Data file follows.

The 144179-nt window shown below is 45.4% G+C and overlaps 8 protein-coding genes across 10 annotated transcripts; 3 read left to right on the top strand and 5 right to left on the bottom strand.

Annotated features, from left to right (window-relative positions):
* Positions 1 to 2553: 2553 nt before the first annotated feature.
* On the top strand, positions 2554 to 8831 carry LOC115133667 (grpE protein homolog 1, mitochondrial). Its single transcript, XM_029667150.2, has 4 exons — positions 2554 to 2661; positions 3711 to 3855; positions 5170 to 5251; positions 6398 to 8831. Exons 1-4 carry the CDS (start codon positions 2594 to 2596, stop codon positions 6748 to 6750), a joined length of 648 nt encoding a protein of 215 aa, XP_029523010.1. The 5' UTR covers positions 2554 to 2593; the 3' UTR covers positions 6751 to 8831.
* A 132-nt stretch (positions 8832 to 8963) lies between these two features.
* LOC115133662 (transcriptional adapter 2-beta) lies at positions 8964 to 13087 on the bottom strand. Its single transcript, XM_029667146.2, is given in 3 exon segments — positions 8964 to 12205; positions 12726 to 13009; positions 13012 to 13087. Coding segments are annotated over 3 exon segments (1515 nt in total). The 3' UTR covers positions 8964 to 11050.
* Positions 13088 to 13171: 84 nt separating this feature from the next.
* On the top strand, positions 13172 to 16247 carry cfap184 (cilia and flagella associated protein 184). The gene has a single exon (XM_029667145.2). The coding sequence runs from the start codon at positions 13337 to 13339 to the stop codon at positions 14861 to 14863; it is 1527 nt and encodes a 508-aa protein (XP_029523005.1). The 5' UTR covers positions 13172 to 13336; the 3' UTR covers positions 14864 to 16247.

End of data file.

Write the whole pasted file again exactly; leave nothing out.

The 144179-nt window shown below is 45.4% G+C and overlaps 8 protein-coding genes across 10 annotated transcripts; 3 read left to right on the top strand and 5 right to left on the bottom strand.

Annotated features, from left to right (window-relative positions):
* Positions 1 to 2553: 2553 nt before the first annotated feature.
* On the top strand, positions 2554 to 8831 carry LOC115133667 (grpE protein homolog 1, mitochondrial). Its single transcript, XM_029667150.2, has 4 exons — positions 2554 to 2661; positions 3711 to 3855; positions 5170 to 5251; positions 6398 to 8831. Exons 1-4 carry the CDS (start codon positions 2594 to 2596, stop codon positions 6748 to 6750), a joined length of 648 nt encoding a protein of 215 aa, XP_029523010.1. The 5' UTR covers positions 2554 to 2593; the 3' UTR covers positions 6751 to 8831.
* A 132-nt stretch (positions 8832 to 8963) lies between these two features.
* LOC115133662 (transcriptional adapter 2-beta) lies at positions 8964 to 13087 on the bottom strand. Its single transcript, XM_029667146.2, is given in 3 exon segments — positions 8964 to 12205; positions 12726 to 13009; positions 13012 to 13087. Coding segments are annotated over 3 exon segments (1515 nt in total). The 3' UTR covers positions 8964 to 11050.
* Positions 13088 to 13171: 84 nt separating this feature from the next.
* On the top strand, positions 13172 to 16247 carry cfap184 (cilia and flagella associated protein 184). The gene has a single exon (XM_029667145.2). The coding sequence runs from the start codon at positions 13337 to 13339 to the stop codon at positions 14861 to 14863; it is 1527 nt and encodes a 508-aa protein (XP_029523005.1). The 5' UTR covers positions 13172 to 13336; the 3' UTR covers positions 14864 to 16247.